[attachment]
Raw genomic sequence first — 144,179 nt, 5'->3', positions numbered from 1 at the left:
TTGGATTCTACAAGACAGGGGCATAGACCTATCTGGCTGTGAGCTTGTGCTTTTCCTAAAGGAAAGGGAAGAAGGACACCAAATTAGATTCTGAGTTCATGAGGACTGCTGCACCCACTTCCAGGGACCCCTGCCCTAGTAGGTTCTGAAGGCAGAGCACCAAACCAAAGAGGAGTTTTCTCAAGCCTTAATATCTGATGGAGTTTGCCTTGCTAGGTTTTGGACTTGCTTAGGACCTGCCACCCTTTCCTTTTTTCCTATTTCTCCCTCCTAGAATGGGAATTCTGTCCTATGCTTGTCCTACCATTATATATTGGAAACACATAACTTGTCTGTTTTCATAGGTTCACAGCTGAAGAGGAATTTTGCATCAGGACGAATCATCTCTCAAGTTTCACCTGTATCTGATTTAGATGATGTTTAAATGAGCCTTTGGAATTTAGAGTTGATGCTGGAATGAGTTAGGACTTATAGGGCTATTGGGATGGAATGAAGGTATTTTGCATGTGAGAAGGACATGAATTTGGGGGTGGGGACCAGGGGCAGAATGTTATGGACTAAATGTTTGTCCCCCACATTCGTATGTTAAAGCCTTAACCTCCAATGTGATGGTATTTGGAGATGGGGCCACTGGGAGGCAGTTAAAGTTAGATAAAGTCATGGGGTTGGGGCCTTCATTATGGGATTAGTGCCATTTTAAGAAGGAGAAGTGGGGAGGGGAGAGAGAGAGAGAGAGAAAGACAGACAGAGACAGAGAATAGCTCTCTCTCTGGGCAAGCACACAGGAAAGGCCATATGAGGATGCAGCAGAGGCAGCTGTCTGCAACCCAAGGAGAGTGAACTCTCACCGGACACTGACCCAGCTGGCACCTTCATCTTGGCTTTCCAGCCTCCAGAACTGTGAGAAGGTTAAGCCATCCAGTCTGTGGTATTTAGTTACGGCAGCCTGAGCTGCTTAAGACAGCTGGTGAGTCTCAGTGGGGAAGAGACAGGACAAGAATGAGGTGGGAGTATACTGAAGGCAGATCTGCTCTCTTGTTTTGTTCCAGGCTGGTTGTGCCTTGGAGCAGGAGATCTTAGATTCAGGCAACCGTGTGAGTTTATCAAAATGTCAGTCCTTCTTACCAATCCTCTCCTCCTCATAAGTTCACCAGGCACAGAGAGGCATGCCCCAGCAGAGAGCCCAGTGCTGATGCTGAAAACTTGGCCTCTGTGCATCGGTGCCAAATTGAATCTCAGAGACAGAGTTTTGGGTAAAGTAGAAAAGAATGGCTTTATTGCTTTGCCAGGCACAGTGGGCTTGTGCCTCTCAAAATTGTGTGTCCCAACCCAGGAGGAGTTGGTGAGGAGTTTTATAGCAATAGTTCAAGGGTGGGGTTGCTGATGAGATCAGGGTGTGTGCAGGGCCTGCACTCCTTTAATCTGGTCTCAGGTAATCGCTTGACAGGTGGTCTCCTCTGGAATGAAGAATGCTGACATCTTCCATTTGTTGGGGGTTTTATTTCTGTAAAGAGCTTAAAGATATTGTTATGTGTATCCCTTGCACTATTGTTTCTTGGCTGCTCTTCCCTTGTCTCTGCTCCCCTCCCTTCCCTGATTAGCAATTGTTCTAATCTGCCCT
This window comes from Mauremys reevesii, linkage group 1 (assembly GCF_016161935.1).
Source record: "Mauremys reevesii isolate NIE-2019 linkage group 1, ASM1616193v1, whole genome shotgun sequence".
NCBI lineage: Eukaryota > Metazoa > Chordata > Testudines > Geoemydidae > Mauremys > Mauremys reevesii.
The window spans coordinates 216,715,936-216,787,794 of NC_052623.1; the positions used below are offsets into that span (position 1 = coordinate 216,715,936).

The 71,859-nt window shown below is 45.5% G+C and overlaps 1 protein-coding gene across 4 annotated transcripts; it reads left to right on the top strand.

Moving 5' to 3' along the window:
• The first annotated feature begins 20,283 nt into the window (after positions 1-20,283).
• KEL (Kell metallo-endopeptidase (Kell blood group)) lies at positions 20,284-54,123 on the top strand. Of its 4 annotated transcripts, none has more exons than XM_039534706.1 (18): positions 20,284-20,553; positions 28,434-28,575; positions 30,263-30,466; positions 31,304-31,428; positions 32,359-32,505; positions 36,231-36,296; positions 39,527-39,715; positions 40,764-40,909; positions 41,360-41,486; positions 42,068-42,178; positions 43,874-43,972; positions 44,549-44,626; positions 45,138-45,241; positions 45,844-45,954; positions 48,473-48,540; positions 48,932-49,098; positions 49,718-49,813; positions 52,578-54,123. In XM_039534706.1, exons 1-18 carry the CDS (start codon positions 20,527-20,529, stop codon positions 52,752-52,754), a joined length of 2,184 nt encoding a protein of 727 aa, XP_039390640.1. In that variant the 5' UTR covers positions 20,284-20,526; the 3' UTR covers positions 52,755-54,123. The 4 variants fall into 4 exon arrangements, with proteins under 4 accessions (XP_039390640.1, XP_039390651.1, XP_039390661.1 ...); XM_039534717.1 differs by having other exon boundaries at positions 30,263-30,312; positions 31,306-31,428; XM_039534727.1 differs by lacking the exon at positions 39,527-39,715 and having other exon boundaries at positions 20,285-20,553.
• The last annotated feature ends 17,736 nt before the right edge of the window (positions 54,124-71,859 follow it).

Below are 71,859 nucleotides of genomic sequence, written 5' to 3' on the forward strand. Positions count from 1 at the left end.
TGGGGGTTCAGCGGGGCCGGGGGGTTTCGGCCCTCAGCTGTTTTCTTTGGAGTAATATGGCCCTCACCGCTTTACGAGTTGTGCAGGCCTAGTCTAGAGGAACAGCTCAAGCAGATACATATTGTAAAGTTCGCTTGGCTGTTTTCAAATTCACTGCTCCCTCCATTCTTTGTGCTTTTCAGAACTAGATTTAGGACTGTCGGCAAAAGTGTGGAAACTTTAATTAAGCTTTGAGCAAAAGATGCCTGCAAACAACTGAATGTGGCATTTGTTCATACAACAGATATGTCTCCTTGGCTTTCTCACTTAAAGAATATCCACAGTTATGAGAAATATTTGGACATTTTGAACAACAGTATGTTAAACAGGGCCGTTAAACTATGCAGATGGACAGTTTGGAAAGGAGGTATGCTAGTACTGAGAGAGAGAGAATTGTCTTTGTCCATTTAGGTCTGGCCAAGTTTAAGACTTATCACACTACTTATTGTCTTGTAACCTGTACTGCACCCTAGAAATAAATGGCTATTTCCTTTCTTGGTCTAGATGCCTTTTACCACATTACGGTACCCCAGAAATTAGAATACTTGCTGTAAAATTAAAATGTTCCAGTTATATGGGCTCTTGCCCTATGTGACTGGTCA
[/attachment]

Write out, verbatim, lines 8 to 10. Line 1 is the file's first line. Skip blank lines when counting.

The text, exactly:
Moving 5' to 3' along the window:
• The first annotated feature begins 20,283 nt into the window (after positions 1-20,283).
• KEL (Kell metallo-endopeptidase (Kell blood group)) lies at positions 20,284-54,123 on the top strand. Of its 4 annotated transcripts, none has more exons than XM_039534706.1 (18): positions 20,284-20,553; positions 28,434-28,575; positions 30,263-30,466; positions 31,304-31,428; positions 32,359-32,505; positions 36,231-36,296; positions 39,527-39,715; positions 40,764-40,909; positions 41,360-41,486; positions 42,068-42,178; positions 43,874-43,972; positions 44,549-44,626; positions 45,138-45,241; positions 45,844-45,954; positions 48,473-48,540; positions 48,932-49,098; positions 49,718-49,813; positions 52,578-54,123. In XM_039534706.1, exons 1-18 carry the CDS (start codon positions 20,527-20,529, stop codon positions 52,752-52,754), a joined length of 2,184 nt encoding a protein of 727 aa, XP_039390640.1. In that variant the 5' UTR covers positions 20,284-20,526; the 3' UTR covers positions 52,755-54,123. The 4 variants fall into 4 exon arrangements, with proteins under 4 accessions (XP_039390640.1, XP_039390651.1, XP_039390661.1 ...); XM_039534717.1 differs by having other exon boundaries at positions 30,263-30,312; positions 31,306-31,428; XM_039534727.1 differs by lacking the exon at positions 39,527-39,715 and having other exon boundaries at positions 20,285-20,553.